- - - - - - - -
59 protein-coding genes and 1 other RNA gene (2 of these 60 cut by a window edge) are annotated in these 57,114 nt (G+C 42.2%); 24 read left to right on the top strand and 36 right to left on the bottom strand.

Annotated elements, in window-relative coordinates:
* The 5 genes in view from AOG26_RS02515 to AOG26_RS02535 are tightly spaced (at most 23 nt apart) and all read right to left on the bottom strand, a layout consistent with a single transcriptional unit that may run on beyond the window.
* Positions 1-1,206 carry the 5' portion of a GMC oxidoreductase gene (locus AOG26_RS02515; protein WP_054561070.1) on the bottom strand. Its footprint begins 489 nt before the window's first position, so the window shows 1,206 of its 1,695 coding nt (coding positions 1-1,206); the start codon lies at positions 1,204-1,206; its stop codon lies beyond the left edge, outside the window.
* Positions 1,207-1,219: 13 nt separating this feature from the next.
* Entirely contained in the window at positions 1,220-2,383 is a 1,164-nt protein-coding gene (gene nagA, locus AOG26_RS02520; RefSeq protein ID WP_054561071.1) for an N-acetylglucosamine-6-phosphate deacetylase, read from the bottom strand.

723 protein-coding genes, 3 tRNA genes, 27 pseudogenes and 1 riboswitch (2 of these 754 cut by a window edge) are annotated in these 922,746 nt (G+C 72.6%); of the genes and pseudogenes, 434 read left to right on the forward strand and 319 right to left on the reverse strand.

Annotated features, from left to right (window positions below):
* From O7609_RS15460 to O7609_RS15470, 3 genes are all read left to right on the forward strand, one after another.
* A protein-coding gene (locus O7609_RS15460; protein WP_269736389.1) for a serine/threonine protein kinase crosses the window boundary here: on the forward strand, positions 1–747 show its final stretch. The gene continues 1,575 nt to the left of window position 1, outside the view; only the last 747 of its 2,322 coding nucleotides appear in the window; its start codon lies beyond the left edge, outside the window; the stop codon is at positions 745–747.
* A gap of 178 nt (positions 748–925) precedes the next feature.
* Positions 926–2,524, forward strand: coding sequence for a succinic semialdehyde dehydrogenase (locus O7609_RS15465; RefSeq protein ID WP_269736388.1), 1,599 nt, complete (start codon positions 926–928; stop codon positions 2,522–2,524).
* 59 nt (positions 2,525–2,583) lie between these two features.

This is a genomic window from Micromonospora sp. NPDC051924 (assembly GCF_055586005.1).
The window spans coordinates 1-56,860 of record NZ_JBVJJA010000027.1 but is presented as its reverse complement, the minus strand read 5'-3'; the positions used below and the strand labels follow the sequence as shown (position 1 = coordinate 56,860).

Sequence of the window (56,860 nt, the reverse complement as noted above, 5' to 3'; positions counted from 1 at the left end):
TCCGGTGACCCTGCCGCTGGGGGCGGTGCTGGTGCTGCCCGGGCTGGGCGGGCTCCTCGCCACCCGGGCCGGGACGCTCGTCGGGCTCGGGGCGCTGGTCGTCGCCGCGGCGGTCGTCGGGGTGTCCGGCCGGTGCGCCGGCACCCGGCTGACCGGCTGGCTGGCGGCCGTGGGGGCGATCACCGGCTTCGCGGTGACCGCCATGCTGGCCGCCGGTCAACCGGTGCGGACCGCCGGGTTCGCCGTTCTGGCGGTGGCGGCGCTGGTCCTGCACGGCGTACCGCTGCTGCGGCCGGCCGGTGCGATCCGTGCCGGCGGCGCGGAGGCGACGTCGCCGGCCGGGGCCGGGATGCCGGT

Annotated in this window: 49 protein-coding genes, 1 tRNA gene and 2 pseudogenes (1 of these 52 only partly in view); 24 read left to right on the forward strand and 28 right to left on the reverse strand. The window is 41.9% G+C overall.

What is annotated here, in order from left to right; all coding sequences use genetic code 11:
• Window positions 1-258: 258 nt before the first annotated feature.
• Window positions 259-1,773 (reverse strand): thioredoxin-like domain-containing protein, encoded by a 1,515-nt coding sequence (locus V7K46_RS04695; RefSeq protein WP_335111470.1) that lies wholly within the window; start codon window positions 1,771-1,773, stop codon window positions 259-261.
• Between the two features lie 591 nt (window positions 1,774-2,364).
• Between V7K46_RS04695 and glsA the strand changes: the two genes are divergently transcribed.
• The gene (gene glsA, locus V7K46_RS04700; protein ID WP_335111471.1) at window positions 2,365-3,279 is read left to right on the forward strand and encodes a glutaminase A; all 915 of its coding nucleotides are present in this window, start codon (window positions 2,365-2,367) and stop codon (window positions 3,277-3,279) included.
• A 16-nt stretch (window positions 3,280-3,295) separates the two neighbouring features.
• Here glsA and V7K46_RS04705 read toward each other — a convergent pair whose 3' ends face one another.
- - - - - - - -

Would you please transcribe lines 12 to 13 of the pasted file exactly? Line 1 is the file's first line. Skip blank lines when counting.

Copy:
* Positions 926–2,524, forward strand: coding sequence for a succinic semialdehyde dehydrogenase (locus O7609_RS15465; RefSeq protein ID WP_269736388.1), 1,599 nt, complete (start codon positions 926–928; stop codon positions 2,522–2,524).
* 59 nt (positions 2,525–2,583) lie between these two features.